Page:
When ironclad warships were introduced by the Confederacy in the U.S. Civil War, they wreaked havoc on wooden Union warships. Even under heavy fire from an entire flotilla, shots bounced harmlessly off the sides of the armored ships.
This is how one California beetle earned its name. The Ironclad Beetle’s exoskeleton is one of the most indestructible structures ever found in nature and there’s not one bird beak, lizard tooth or Dodge Charger that can crush the five-millimeter insect.
It’s the beetle’s survival design that’s leading researchers to uncover ways to adapt it to serve mankind.
The beetle can’t fly. It has no poison or stinking chemicals to deter predators. It’s not even that fast. But when under threat of attack, the beetle’s instinct is to play dead and depend on its heavy armor to keep it alive and unharmed.
The armor’s secret is its impact-resistant and crush resistant exoskeleton, created by “complex and graded interfaces… multiscale architectural designs… and toughening mechanisms.” In a recent article published in the scientific journal “Nature” researchers found “interdigitated sutures, the ellipsoidal geometry and laminated microstructure of which provide mechanical interlocking and toughening at critical strains, while avoiding catastrophic failure.”
All that is to say, this is one tough bug and nature designed it that way. It’s able to withstand 39,000 times its body weight before squashing. That would be like putting 7.8 million pounds of crush weight on a 200-pound human.
Models of the structure based on microscopic observations show that the beetle’s armor is created not just through a superstrong material, but also through the use of well-placed, impact absorbing pieces. A series of connections from the top to bottom halves of the beetle have a series of connections that latch together. Plates on the front of the beetle interlock like a set of zipper teeth.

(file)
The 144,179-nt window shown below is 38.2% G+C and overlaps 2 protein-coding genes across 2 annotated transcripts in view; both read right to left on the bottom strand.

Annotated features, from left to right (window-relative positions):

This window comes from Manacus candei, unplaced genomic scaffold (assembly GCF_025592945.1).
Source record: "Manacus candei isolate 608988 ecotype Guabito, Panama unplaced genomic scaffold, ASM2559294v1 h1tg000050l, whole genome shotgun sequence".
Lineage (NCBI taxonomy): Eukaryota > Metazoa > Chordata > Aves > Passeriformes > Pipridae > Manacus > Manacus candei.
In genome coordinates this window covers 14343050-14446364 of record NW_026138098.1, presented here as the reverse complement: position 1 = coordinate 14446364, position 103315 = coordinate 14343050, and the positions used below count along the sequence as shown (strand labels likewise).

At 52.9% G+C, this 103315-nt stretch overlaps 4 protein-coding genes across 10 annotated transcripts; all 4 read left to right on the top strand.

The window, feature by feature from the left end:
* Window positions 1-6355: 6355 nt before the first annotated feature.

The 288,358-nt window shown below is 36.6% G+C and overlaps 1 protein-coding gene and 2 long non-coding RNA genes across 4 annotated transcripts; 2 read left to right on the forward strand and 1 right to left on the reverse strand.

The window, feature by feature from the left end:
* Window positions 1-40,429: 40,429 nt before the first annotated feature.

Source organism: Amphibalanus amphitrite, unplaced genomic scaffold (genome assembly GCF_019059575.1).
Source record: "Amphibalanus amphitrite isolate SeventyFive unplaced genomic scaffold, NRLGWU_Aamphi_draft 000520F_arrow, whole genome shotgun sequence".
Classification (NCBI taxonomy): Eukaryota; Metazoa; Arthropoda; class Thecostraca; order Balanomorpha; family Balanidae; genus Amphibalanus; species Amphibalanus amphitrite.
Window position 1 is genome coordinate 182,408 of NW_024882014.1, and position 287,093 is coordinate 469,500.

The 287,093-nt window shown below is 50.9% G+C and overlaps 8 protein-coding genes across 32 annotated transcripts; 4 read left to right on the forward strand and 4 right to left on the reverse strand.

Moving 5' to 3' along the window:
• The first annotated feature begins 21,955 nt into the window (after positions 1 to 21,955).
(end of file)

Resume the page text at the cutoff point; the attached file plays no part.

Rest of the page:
Luckily for humans, the beetle is a wood-boring fungivore and is not interested in the destruction of mankind at all. For those interested in the preservation of human life, the beetle is a wealth of information.
Researchers at Purdue University have already 3D printed structures using the Ironclad Beetle’s structural design, making fiber-reinforced materials that could be used in many different ways.
Aircraft have stress points in their structures, in areas where wings and other sections are traditionally riveted together. These stress points are prone to degrading over time. Using the beetle’s superstrong, armored structure could make aircraft stronger in these points by creating interlocking pieces that fasten together.
In fact, anything that is fastened together with steel or plastic could conceivably be strengthened using the beetle’s interlocking design. This includes bridges, vehicles and even human-sized body armor.
The study of the Ironclad Beetle was part of an Air Force-funded study that was designed to look for designs in nature that could help inform the development of more impact resistant designs.
If this sounds ridiculous, keep in mind there’s an entire field of study devoted to mimicking the animal kingdom (and other kingdoms) for the benefit of humanity, called biomimetics. It’s currently researching how the mantis shrimp can punch at 50mph with 1,500 newtons of force. Plant studies inspired the research that gave us velcro.
For an entomologist to put an insect pin through an Ironclad Beetle being researched or put on display requires a drill with a special bit. Now Imagine wearing the human equivalent of such body armor on your way into combat.
It’s not a waste of money when you’re the one who’s gonna wear the armor.